FICO

Kobe Steel’s White Samurai – who might be forced into national service?

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While we are some way off understanding the extent of damage to Kobe Steel, we shouldn’t rule out the inevitable action which could involve a structured rescue of it, a white samurai if you will. Japan’s largest steel company NSSMC (5401) owns 2.95% of the outstanding shares of Kobe Steel. Will we see a motion in several months time as more facts become known for a consortium like the INCJ to team up with NSSMC to turn it into another Hinomaru sunset business? We saw the dying semiconductor industry in Japan get rolled into Elpida (which went bust) and cell phone screen players get merged into Japan Display (still listed) so why would anyone doubt a Hinomaru Steel consortium which would be a forced sense of national duty. While still way too early to surmise we should not ignore such a scenario should Kobe really find itself hoisted by its own petard. Corporate harakiri is the last thing Nippon Sumitomo Steel holders want from a governance perspective

Repossession by remote

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A growing number of car loans in the US are being pushed further down the repayment line as much as 84 months. In the new car market the percentage of 73-84-month loans is 33.8%, triple the level of 2009. Even 10% of 2010 model year bangers are being bought on 84 month term loans. The US ended 2016 with c.$1.2 trillion in outstanding auto loan debt, up 9%YoY and 13% above the pre-crisis peak in 2005.

Why is this happening? Mortgage regulations tightened after 2008 to prevent financial lenders from writing predatory loans, especially sub prime. Auto lending attracts far less scrutiny. Hence the following table looks like it does with respect to outstanding accounts on loans

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Sub Prime auto loans, at all time records, make up 25% of the total. Devices installed in cars let collection agencies repossess vehicles by remote when the borrower falls behind on repayment. This lowers risk and allows these long dated loan products to thrive. Average subprime auto loans carry 10% p.a. interest rates. More than 6 million American consumers are at least 90 days late on their car loan repayments, according to the Federal Reserve Bank of New York.

While it is true that $1.2 trillion auto loan book pales into insignificance versus the $10 trillion in mortgage debt at the time of the GFC, a slowdown in auto sales (happening now) isn’t helpful. The auto industry directly and indirectly employs c. 10% of the workforce and slowing new and used car sales will just put more pressure on prices further lifting the risk of repossessions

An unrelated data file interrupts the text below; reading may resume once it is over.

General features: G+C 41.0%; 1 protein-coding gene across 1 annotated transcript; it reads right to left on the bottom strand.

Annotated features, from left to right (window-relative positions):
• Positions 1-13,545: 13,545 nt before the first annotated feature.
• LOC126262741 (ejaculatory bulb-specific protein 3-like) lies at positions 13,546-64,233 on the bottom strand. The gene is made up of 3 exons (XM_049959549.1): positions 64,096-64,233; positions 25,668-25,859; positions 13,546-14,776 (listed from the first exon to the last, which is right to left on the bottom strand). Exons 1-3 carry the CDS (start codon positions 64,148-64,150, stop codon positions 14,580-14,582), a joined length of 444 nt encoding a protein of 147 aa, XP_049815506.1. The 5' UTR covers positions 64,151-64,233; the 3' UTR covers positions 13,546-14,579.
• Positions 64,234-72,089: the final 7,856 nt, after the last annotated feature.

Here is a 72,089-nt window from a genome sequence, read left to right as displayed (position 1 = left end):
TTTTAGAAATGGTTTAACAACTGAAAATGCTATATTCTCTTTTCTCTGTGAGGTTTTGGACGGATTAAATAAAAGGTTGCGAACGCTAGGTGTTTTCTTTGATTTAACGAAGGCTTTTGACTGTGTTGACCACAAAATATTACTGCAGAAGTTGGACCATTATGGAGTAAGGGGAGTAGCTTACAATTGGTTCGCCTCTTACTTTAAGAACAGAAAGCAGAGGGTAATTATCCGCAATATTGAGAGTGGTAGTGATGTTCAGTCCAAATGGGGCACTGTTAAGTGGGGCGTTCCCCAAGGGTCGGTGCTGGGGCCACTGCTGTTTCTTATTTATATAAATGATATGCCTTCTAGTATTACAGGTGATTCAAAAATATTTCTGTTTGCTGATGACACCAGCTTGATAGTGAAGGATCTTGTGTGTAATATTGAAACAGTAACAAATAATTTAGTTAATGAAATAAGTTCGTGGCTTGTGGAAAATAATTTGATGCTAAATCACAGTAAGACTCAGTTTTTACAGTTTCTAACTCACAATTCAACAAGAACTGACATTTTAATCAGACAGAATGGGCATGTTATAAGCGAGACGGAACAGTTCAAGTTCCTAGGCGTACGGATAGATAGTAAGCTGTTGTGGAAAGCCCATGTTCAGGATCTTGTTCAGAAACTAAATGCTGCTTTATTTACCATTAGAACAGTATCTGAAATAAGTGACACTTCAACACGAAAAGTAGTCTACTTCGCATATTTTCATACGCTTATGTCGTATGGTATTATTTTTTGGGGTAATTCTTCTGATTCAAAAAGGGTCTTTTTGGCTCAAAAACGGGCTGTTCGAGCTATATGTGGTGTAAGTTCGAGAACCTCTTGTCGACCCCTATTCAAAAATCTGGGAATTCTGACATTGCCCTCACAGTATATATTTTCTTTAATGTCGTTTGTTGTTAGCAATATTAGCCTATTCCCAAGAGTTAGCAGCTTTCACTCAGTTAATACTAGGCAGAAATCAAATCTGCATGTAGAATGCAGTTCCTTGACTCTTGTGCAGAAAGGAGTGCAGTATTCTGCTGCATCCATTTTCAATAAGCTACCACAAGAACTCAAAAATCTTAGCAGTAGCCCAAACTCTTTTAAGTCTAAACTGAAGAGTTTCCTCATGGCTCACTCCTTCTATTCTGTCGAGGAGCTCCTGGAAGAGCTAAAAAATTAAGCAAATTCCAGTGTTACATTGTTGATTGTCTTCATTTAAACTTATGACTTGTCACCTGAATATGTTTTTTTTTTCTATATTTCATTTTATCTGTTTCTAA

It is worth reminding ourselves the following.

Last month the Fed published its 2016 update on household financial wellbeing. To sum up:

“44%. This is actually an improvement on the 2015 survey that said 47% of Americans can’t raise $400 in an emergency without selling something. The consistency is the frightening part. The survey in 2013 showed 50% were under the $400 pressure line. Of the group that could not raise the cash, 45% said they would go further in debt and use a credit card to pay It off over time. while 25% would borrow from friends or family, 27% would forgo the emergency while the balance would turn to selling items or using a payday loan to get by. The report also noted just under a quarter of adults are not able to pay all of their current month’s bills in full while 25% reported skipping medical treatments due to the high cost in the prior year. Additionally, 28% of adults who haven’t retired yet reported to being largely unprepared, indicating no retirement savings or pension whatsoever. Welcome to a gigantic problem ahead. Not to mention the massive unfunded liabilities in the public pension system which in certain cases has seen staff retire early so they can get a lump sum before it folds.”

If only this perpetual debt cycle could be stopped via remote. Someone else’s problem one would suggest.

A reminder of credit ratings and ability to pay – both awful